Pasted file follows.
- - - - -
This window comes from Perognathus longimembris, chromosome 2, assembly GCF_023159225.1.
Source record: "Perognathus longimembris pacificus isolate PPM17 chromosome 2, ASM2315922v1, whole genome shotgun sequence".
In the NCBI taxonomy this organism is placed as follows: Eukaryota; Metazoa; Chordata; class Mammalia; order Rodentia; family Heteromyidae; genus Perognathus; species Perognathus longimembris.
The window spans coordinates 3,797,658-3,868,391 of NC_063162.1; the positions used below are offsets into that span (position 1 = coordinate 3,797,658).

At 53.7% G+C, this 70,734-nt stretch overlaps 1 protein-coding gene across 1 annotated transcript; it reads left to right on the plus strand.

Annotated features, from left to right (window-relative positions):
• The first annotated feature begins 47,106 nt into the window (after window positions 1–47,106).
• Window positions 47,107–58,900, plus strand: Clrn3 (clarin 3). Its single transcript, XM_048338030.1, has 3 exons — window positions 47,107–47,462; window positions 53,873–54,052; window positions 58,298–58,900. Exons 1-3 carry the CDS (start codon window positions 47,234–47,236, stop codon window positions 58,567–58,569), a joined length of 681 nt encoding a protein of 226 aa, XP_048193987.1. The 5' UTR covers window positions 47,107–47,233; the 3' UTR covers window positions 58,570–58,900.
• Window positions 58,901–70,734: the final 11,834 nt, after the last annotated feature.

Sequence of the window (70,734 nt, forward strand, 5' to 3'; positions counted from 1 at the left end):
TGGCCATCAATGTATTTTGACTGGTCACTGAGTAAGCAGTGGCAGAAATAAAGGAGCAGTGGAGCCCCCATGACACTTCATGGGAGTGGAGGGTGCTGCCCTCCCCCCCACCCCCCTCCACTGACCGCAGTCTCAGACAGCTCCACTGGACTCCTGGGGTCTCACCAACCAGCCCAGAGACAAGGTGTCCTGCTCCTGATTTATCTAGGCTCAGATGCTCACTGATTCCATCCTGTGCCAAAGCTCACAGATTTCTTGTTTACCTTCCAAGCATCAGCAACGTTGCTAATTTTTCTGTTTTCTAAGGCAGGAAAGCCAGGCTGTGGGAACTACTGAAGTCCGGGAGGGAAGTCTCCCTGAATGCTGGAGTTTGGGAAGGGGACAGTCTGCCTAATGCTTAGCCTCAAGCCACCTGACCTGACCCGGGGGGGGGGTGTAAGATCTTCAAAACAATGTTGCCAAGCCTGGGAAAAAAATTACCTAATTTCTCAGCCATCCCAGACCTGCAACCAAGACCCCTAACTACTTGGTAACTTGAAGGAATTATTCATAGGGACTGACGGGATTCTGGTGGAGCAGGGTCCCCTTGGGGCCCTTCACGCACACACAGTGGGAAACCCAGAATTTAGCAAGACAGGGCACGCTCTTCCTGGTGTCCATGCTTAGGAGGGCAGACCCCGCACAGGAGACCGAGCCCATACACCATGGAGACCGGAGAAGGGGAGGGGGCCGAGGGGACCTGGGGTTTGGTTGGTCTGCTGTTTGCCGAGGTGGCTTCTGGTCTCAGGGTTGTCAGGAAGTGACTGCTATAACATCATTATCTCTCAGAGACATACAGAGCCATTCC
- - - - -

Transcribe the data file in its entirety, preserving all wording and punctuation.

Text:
This window comes from Perognathus longimembris, chromosome 2, assembly GCF_023159225.1.
Source record: "Perognathus longimembris pacificus isolate PPM17 chromosome 2, ASM2315922v1, whole genome shotgun sequence".
In the NCBI taxonomy this organism is placed as follows: Eukaryota; Metazoa; Chordata; class Mammalia; order Rodentia; family Heteromyidae; genus Perognathus; species Perognathus longimembris.
The window spans coordinates 3,797,658-3,868,391 of NC_063162.1; the positions used below are offsets into that span (position 1 = coordinate 3,797,658).

At 53.7% G+C, this 70,734-nt stretch overlaps 1 protein-coding gene across 1 annotated transcript; it reads left to right on the plus strand.

Annotated features, from left to right (window-relative positions):
• The first annotated feature begins 47,106 nt into the window (after window positions 1–47,106).
• Window positions 47,107–58,900, plus strand: Clrn3 (clarin 3). Its single transcript, XM_048338030.1, has 3 exons — window positions 47,107–47,462; window positions 53,873–54,052; window positions 58,298–58,900. Exons 1-3 carry the CDS (start codon window positions 47,234–47,236, stop codon window positions 58,567–58,569), a joined length of 681 nt encoding a protein of 226 aa, XP_048193987.1. The 5' UTR covers window positions 47,107–47,233; the 3' UTR covers window positions 58,570–58,900.
• Window positions 58,901–70,734: the final 11,834 nt, after the last annotated feature.

Sequence of the window (70,734 nt, forward strand, 5' to 3'; positions counted from 1 at the left end):
TGGCCATCAATGTATTTTGACTGGTCACTGAGTAAGCAGTGGCAGAAATAAAGGAGCAGTGGAGCCCCCATGACACTTCATGGGAGTGGAGGGTGCTGCCCTCCCCCCCACCCCCCTCCACTGACCGCAGTCTCAGACAGCTCCACTGGACTCCTGGGGTCTCACCAACCAGCCCAGAGACAAGGTGTCCTGCTCCTGATTTATCTAGGCTCAGATGCTCACTGATTCCATCCTGTGCCAAAGCTCACAGATTTCTTGTTTACCTTCCAAGCATCAGCAACGTTGCTAATTTTTCTGTTTTCTAAGGCAGGAAAGCCAGGCTGTGGGAACTACTGAAGTCCGGGAGGGAAGTCTCCCTGAATGCTGGAGTTTGGGAAGGGGACAGTCTGCCTAATGCTTAGCCTCAAGCCACCTGACCTGACCCGGGGGGGGGGTGTAAGATCTTCAAAACAATGTTGCCAAGCCTGGGAAAAAAATTACCTAATTTCTCAGCCATCCCAGACCTGCAACCAAGACCCCTAACTACTTGGTAACTTGAAGGAATTATTCATAGGGACTGACGGGATTCTGGTGGAGCAGGGTCCCCTTGGGGCCCTTCACGCACACACAGTGGGAAACCCAGAATTTAGCAAGACAGGGCACGCTCTTCCTGGTGTCCATGCTTAGGAGGGCAGACCCCGCACAGGAGACCGAGCCCATACACCATGGAGACCGGAGAAGGGGAGGGGGCCGAGGGGACCTGGGGTTTGGTTGGTCTGCTGTTTGCCGAGGTGGCTTCTGGTCTCAGGGTTGTCAGGAAGTGACTGCTATAACATCATTATCTCTCAGAGACATACAGAGCCATTCC